Good Life Advisors – Talking Points – Week 26
US equities were stronger this week, returning to gains after major indices slipped in the prior week’s trading. Big tech was mostly, with other areas including airlines, energy, chemicals, media, machinery, and banks contributing to market leadership. Among the relative laggards were drug stores, biotech, pharma, food, beverages, and utilities. Treasuries were weaker with the curve flattening; the 2Y yield hit its highest levels since before the March banking crisis amid this week’s solid economic data. The dollar posted slight weekly gains on the euro and yen crosses. Gold was only marginally changed on the week. Oil was higher, with WTI settling up 2.1%
The week’s performance was underpinned by continued economic optimism, with some strong economic data being welcomed more than higher-for-longer Fed policy was feared. The big release was Friday’s May PCE data, which showed a below-consensus core reading and an annual headline rise of just 3.8%, the lowest since April 2021. May new-home sales were much stronger than consensus, rising at the fastest pace since February 2022 (May pending-home sales, however, were weak). Among the other bright spots, May durable-goods orders posted an unexpected increase, consumer confidence continued to improve, and initial jobless claims logged their largest weekly decrease in 20 months.
The big central-bank headline was the appearance of Fed Chair Powell at the annual ECB conference in Portugal. He reiterated that most committee members still see more tightening to come, and also defended the choice for the Fed to slow its hiking pace to evaluate the stress from tightening that may be coming through the pipeline. But in a line sharply noticed by the market, Powell said that he wouldn’t take the idea of hikes at consecutive meetings off the table. There was little other Fedspeak this week, but in a bit of a contrast Atlanta Fed President Bostic said he doesn’t see as much urgency to move as others on the committee, including Chair Powell. The Fed this week also released the results of its annual stress tests, and all participating banks passed, as expected. The market now waits for the release of capital-return plans but there is also uncertainty about the new capital requirements expected to be released this summer.
Geopolitics were also in the mix. Last weekend there was enormous buzz around the apparent insurrection by Wagner Group mercenaries in Russia, with the group turning away from Ukraine to march on Moscow. However, after some skirmishes Wagner head Prigozhin abruptly decided to accept exile to Belarus in exchange for escaping criminal penalties, defusing the situation though leaving commentators to wonder about the domestic strength of Putin’s regime. Elsewhere, the US-China relationship again came into view this week on reporting the Biden administration’s Commerce Department could impose additional restrictions on exports of AI chips by Nvidia and other manufacturers to China.
The path of least resistance seemed to shift back to the upside this week, with solid economic data playing into soft-/no-landing hopes and even thoughts of a more hawkish Fed remaining tempered by a sense that the rate ceiling is near. There was a lot of discussion of FOMO and the “catch-up trade,” with analysts also judging underlying conditions as firmer than earlier in the year when the AI trade was a big driver (though AI is still seen as a secular growth tailwind). All that said, recession fears have not entirely abated and the Fed is still expected to raise rates again next month. While disinflationary forces seem to be gaining traction, there remain concerns about sticky prices as well as the headwinds from eroding corporate pricing power. The health of the consumer is also a wildcard and there remains some concern about spending pressure from the resumption of student-loan repayments, especially after Friday’s Supreme Court decisions (though there are also thoughts this may be priced in already).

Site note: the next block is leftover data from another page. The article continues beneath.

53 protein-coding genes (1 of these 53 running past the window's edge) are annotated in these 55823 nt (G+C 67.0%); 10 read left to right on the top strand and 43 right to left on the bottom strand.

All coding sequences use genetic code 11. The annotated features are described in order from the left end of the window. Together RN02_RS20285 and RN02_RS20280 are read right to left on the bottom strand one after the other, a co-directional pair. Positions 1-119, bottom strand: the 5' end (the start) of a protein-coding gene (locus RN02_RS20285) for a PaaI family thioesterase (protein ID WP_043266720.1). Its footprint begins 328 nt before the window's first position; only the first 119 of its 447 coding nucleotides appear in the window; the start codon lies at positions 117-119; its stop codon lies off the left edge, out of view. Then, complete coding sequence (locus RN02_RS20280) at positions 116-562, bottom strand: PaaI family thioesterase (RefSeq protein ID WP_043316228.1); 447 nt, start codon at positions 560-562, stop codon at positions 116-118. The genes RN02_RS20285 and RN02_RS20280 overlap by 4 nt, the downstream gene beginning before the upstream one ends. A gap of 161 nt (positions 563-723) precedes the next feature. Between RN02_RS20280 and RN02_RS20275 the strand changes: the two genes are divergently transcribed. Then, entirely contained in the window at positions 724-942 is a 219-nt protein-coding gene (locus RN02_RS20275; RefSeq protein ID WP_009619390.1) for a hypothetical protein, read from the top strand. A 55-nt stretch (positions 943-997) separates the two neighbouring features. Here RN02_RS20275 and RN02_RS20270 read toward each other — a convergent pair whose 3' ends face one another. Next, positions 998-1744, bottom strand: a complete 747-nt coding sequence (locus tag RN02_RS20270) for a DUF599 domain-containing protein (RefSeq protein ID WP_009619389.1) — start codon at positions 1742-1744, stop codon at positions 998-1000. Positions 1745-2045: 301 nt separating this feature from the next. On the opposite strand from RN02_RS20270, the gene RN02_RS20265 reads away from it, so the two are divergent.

Foreign Exchange Market
The Baker Hughes rig count was down by 8 this week. There are 674 oil and gas rigs operating in the US – down 76 over last year.
Weekly Unemployment Claims – Released Thursday 6/29/2023 – In the week ending June 24, the advance figure for seasonally adjusted initial claims was 239,000, declining 26,000 from the previous week’s revised level. The 4-week moving average was 257,500 an increase of 1,500 from the previous week’s revised average.
May Jobs Report – BLS Summary – Released 6/2/2023 – The US Economy added 339k nonfarm jobs in May and the Unemployment rate increase 0.3% to 3.7%. Average hourly earnings increased 11 cents to $33.44. Hiring highlights include +48k Leisure and Hospitality, +97k Education and Health Services, +56 Government, and +64k Professional and Business Services.
- Average hourly earnings increased 11 cents/0.3% to $33.44.
- U3 unemployment rate increased 0.3% to 3.7%. U6 unemployment rate increased 0.1% to 6.7%.
- The labor force participation rate was unchanged at 62.6%.
- Average work week declined 0.1 hours to 34.3 hours.
Job Openings & Labor Turnover Survey JOLTS – Released 5/31/2023 – The number of job openings increased to 10.1 million on the last business day of April, the U.S. Bureau of Labor Statistics reported. Over the month the number of hires and total separations changed little at 6.1 million and 5.7 million, respectively. Within separations, quits (3.8 million) changed little and layoffs and discharges (1.6 million) changed little.
Employment Cost Index – Released 4/28/2023 – Compensation costs for civilian workers increased 1.2% for the 3-month period ending in March 2023. The 12-month period ending in March 2023 saw compensation costs increase by 4.8. The 12-month period ending March 2022 increased 4.5%. Wages and salaries increased 5.0 percent over the 12-month March 2023 and increased 4.7 percent for the 12-month period ending in March 2022. Benefit costs increased 4.5 percent over the 12-month period ending March 2023 and increased 4.1 percent for the 12-month period ending in March 2022. This report is published quarterly.
This Week’s Economic Data
Links take you to the data source
Chicago PMI – Released 6/30/2023 – Chicago PMI remained in contraction territory in June increasing to 41.5 points up from 40.4 points in May. This marks ten months in contractionary territory.